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Asian, African leaders vow to rekindle Bandung Spirit

Updated On: Apr 26, 2005

Bandung Indonesia's regional and international standing received a boost at the weekend following its hosting of the Asia-Africa Summit that was laden with symbolism but, according to its detractors, short of substance. The meeting ended with the signing of the New Asian-African Strategic Partnership that will serve as a new template for political, economic and socio-cultural relations.  

    The summit was aimed at reviving the “Bandung Spirit” - a bond established half a century ago at a groundbreaking meeting of Asian and African leaders inBandung, 120km from Jakarta, that spawned the Non-Aligned Movement.  
     In his opening speech, Indonesian President Susilo Bambang  Yudhoyono said for the two continents to progress, they have to work together and engage other countries.  
     "In today's international conflict, the real challenge for Asia and Africa is not about developing the power to confront, but the power to connect with itself, and also with other international and regional groupings."
     He also warned that the alliance of almost 90 countries would falter unless Asian and African nations remain united in their commitment to broad pledges of cooperation and mutual support.
     The strategic partnership calls for, among other things, cooperation in areas such as trade, investment, tourism, information and communication technology, energy, health,  agriculture, water resources and fisheries. It also commits the members to adhere to the 10 principles that were mooted in Bandung in 1955, such as commitment to open dialogue based on mutual respect and benefit.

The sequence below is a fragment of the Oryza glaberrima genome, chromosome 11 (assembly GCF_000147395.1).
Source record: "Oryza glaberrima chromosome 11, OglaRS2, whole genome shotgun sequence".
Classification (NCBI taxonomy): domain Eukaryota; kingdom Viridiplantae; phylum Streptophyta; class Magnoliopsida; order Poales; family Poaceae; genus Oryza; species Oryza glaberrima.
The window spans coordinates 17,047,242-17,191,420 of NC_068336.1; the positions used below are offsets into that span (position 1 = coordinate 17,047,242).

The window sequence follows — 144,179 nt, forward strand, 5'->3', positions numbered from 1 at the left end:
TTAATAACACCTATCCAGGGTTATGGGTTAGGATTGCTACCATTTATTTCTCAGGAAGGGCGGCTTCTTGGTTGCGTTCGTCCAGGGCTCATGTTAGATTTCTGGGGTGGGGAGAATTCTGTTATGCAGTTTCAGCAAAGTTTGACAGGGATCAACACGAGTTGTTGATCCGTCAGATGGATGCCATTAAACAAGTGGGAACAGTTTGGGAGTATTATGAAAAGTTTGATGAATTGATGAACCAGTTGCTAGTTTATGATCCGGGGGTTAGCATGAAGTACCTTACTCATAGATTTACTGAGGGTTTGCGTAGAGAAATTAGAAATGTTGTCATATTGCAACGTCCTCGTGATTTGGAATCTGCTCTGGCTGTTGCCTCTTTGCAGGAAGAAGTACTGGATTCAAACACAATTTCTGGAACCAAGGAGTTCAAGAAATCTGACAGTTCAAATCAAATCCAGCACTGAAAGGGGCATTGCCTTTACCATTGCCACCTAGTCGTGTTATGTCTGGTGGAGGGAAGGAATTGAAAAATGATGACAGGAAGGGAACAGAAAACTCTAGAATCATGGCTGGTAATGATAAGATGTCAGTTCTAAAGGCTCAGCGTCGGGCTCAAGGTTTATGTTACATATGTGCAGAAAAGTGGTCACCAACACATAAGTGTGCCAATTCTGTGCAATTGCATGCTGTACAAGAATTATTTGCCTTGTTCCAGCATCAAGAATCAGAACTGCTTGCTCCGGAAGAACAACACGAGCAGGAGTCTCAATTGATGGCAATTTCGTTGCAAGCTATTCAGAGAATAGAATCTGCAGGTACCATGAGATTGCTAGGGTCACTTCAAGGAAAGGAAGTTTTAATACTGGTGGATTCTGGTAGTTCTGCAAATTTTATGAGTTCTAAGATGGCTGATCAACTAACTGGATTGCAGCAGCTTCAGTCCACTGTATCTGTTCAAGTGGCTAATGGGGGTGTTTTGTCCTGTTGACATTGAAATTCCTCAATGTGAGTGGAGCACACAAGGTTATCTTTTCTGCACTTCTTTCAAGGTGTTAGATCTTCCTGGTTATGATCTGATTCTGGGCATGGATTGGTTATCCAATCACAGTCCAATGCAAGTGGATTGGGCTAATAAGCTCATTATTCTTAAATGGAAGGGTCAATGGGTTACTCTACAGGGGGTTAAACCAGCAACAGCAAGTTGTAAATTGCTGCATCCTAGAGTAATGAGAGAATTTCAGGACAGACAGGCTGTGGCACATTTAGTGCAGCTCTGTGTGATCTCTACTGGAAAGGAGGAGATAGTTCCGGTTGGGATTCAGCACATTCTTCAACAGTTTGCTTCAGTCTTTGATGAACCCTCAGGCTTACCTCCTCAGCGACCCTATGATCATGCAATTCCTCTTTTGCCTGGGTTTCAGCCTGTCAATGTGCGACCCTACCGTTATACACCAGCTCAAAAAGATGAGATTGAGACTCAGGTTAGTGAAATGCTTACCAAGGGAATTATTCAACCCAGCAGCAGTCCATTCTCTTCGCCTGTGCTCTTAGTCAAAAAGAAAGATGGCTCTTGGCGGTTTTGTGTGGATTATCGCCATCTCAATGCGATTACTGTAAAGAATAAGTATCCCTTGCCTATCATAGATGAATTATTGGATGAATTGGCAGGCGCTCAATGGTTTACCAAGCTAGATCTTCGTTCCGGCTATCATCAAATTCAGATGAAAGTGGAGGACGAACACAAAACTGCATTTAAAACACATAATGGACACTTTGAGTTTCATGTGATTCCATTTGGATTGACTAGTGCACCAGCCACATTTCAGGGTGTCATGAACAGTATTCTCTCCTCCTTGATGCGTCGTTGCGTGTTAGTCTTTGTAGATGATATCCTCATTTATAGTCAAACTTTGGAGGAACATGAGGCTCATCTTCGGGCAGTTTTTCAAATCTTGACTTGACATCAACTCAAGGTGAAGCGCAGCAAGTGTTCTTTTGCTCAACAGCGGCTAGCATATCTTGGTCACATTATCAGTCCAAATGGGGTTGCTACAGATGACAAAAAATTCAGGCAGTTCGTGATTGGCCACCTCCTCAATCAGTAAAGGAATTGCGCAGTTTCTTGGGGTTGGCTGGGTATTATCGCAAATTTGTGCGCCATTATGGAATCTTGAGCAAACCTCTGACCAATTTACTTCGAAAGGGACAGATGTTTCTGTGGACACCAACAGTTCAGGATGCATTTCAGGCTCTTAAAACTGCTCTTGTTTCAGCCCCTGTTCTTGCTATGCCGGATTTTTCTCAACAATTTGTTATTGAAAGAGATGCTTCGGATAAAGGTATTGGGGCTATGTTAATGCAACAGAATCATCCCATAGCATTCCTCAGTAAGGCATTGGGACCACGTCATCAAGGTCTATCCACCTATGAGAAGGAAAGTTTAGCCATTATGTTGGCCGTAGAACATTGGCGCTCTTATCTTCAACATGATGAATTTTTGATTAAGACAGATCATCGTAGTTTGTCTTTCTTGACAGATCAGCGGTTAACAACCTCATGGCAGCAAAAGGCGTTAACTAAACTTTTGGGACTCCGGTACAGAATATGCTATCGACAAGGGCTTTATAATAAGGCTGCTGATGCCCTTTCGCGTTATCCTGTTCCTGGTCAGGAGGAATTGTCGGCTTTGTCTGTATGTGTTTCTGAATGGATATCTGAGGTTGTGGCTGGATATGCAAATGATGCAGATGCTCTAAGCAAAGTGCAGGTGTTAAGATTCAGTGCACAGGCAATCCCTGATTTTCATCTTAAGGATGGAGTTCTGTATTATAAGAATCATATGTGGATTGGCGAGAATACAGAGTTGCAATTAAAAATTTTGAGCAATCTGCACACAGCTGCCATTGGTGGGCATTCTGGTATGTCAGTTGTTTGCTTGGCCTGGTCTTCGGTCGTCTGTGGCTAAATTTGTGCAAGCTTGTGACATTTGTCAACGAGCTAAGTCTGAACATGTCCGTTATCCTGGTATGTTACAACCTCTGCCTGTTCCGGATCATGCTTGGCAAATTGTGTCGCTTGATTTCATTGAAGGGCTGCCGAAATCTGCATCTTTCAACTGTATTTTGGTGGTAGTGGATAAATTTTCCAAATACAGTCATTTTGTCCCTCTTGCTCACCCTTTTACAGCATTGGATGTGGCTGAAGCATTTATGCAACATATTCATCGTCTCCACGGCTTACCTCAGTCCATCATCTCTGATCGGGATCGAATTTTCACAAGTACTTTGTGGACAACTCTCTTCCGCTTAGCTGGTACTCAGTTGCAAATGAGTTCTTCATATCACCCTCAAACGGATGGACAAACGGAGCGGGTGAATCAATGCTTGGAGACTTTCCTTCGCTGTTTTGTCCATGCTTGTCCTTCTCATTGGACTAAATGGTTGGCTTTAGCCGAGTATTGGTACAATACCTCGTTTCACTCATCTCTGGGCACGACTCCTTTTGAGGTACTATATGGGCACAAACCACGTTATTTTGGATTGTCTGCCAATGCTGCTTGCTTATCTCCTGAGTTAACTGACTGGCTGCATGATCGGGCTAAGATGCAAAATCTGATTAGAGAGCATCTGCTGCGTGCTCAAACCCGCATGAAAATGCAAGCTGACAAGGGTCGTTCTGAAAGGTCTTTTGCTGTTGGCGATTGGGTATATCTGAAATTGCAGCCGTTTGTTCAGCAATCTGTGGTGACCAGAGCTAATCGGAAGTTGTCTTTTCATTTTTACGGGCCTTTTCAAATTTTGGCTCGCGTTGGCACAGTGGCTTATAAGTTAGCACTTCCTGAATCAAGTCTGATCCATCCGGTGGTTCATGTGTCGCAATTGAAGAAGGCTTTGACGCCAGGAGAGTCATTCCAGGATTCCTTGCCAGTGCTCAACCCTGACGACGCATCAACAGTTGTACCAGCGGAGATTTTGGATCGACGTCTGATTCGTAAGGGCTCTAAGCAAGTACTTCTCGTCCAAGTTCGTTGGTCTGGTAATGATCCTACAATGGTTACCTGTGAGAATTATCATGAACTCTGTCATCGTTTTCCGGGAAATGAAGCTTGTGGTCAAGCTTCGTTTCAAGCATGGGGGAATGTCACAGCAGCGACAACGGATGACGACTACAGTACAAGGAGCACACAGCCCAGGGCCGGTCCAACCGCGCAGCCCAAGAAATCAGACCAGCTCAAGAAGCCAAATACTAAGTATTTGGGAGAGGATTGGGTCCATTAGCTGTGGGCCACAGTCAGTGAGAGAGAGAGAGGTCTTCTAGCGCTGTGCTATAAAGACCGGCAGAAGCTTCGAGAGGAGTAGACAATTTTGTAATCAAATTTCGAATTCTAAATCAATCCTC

The leaders have agreed to meet again in South Africa in 2009 to consolidate the work of the two-day summit.  
    Mr Amitav Acharya, the deputy director of Singapore's Institute of Defence and Strategic Studies, told AFP: "The Bandung spirit is something of a myth, Bandungwas a very successful meeting, it created the Non-aligned Movement. But it was a different time, I'm not sure this will have the same impact, the world has moved on."

* Summit leaders revisit the past (The Manila Times, April 25)

* Asia-Africa's position (Media Indonesia, April 24)

* Susilo optimistic NAASP will be able to overcome Asian-African problems (Antara, April 24)